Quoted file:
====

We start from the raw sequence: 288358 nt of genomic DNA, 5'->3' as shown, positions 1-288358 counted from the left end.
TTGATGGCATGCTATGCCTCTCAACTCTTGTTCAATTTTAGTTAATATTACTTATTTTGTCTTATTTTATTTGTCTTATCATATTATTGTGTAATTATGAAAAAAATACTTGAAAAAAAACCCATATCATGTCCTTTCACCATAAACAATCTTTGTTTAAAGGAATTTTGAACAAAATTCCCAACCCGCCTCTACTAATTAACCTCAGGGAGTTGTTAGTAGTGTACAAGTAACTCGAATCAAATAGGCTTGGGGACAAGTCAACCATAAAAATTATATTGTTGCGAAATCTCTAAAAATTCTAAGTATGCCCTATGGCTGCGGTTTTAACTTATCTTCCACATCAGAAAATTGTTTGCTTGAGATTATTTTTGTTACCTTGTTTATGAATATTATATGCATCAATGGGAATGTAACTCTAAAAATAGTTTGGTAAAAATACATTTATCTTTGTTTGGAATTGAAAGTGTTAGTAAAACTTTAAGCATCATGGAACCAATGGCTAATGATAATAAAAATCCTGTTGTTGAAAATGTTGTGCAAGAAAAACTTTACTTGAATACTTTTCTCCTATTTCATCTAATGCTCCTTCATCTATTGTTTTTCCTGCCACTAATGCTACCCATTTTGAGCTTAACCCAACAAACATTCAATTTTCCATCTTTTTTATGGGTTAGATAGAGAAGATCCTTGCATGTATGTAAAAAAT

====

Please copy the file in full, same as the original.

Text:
We start from the raw sequence: 288358 nt of genomic DNA, 5'->3' as shown, positions 1-288358 counted from the left end.
TTGATGGCATGCTATGCCTCTCAACTCTTGTTCAATTTTAGTTAATATTACTTATTTTGTCTTATTTTATTTGTCTTATCATATTATTGTGTAATTATGAAAAAAATACTTGAAAAAAAACCCATATCATGTCCTTTCACCATAAACAATCTTTGTTTAAAGGAATTTTGAACAAAATTCCCAACCCGCCTCTACTAATTAACCTCAGGGAGTTGTTAGTAGTGTACAAGTAACTCGAATCAAATAGGCTTGGGGACAAGTCAACCATAAAAATTATATTGTTGCGAAATCTCTAAAAATTCTAAGTATGCCCTATGGCTGCGGTTTTAACTTATCTTCCACATCAGAAAATTGTTTGCTTGAGATTATTTTTGTTACCTTGTTTATGAATATTATATGCATCAATGGGAATGTAACTCTAAAAATAGTTTGGTAAAAATACATTTATCTTTGTTTGGAATTGAAAGTGTTAGTAAAACTTTAAGCATCATGGAACCAATGGCTAATGATAATAAAAATCCTGTTGTTGAAAATGTTGTGCAAGAAAAACTTTACTTGAATACTTTTCTCCTATTTCATCTAATGCTCCTTCATCTATTGTTTTTCCTGCCACTAATGCTACCCATTTTGAGCTTAACCCAACAAACATTCAATTTTCCATCTTTTTTATGGGTTAGATAGAGAAGATCCTTGCATGTATGTAAAAAAT